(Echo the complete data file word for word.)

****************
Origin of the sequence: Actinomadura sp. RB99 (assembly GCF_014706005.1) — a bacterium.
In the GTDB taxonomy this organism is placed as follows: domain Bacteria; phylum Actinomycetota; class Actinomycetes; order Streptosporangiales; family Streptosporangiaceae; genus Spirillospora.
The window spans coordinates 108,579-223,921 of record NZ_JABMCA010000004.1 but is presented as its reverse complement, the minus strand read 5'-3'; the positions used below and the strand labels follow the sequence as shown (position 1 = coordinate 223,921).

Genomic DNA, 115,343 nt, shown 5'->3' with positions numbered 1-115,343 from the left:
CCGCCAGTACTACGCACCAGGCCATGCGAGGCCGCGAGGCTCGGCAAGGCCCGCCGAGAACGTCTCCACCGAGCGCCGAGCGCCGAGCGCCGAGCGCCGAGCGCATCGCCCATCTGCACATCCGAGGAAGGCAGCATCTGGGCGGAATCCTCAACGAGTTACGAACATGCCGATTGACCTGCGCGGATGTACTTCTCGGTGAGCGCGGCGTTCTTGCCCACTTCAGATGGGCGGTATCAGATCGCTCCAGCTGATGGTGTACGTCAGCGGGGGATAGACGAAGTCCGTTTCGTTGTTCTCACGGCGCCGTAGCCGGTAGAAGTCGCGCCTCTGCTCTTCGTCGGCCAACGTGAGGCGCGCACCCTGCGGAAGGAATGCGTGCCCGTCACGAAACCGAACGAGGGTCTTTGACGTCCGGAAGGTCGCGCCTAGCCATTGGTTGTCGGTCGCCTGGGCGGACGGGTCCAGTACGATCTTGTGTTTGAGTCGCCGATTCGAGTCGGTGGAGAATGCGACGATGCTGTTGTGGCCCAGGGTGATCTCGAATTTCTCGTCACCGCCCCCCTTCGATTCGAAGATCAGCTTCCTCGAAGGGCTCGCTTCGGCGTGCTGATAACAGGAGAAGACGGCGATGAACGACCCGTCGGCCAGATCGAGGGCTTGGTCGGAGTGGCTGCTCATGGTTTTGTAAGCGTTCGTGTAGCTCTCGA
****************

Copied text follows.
Origin of the sequence: Actinomadura sp. RB99 (assembly GCF_014706005.1) — a bacterium.
In the GTDB taxonomy this organism is placed as follows: domain Bacteria; phylum Actinomycetota; class Actinomycetes; order Streptosporangiales; family Streptosporangiaceae; genus Spirillospora.
The window spans coordinates 108,579-223,921 of record NZ_JABMCA010000004.1 but is presented as its reverse complement, the minus strand read 5'-3'; the positions used below and the strand labels follow the sequence as shown (position 1 = coordinate 223,921).

Genomic DNA, 115,343 nt, shown 5'->3' with positions numbered 1-115,343 from the left:
CCGCCAGTACTACGCACCAGGCCATGCGAGGCCGCGAGGCTCGGCAAGGCCCGCCGAGAACGTCTCCACCGAGCGCCGAGCGCCGAGCGCCGAGCGCCGAGCGCATCGCCCATCTGCACATCCGAGGAAGGCAGCATCTGGGCGGAATCCTCAACGAGTTACGAACATGCCGATTGACCTGCGCGGATGTACTTCTCGGTGAGCGCGGCGTTCTTGCCCACTTCAGATGGGCGGTATCAGATCGCTCCAGCTGATGGTGTACGTCAGCGGGGGATAGACGAAGTCCGTTTCGTTGTTCTCACGGCGCCGTAGCCGGTAGAAGTCGCGCCTCTGCTCTTCGTCGGCCAACGTGAGGCGCGCACCCTGCGGAAGGAATGCGTGCCCGTCACGAAACCGAACGAGGGTCTTTGACGTCCGGAAGGTCGCGCCTAGCCATTGGTTGTCGGTCGCCTGGGCGGACGGGTCCAGTACGATCTTGTGTTTGAGTCGCCGATTCGAGTCGGTGGAGAATGCGACGATGCTGTTGTGGCCCAGGGTGATCTCGAATTTCTCGTCACCGCCCCCCTTCGATTCGAAGATCAGCTTCCTCGAAGGGCTCGCTTCGGCGTGCTGATAACAGGAGAAGACGGCGATGAACGACCCGTCGGCCAGATCGAGGGCTTGGTCGGAGTGGCTGCTCATGGTTTTGTAAGCGTTCGTGTAGCTCTCGA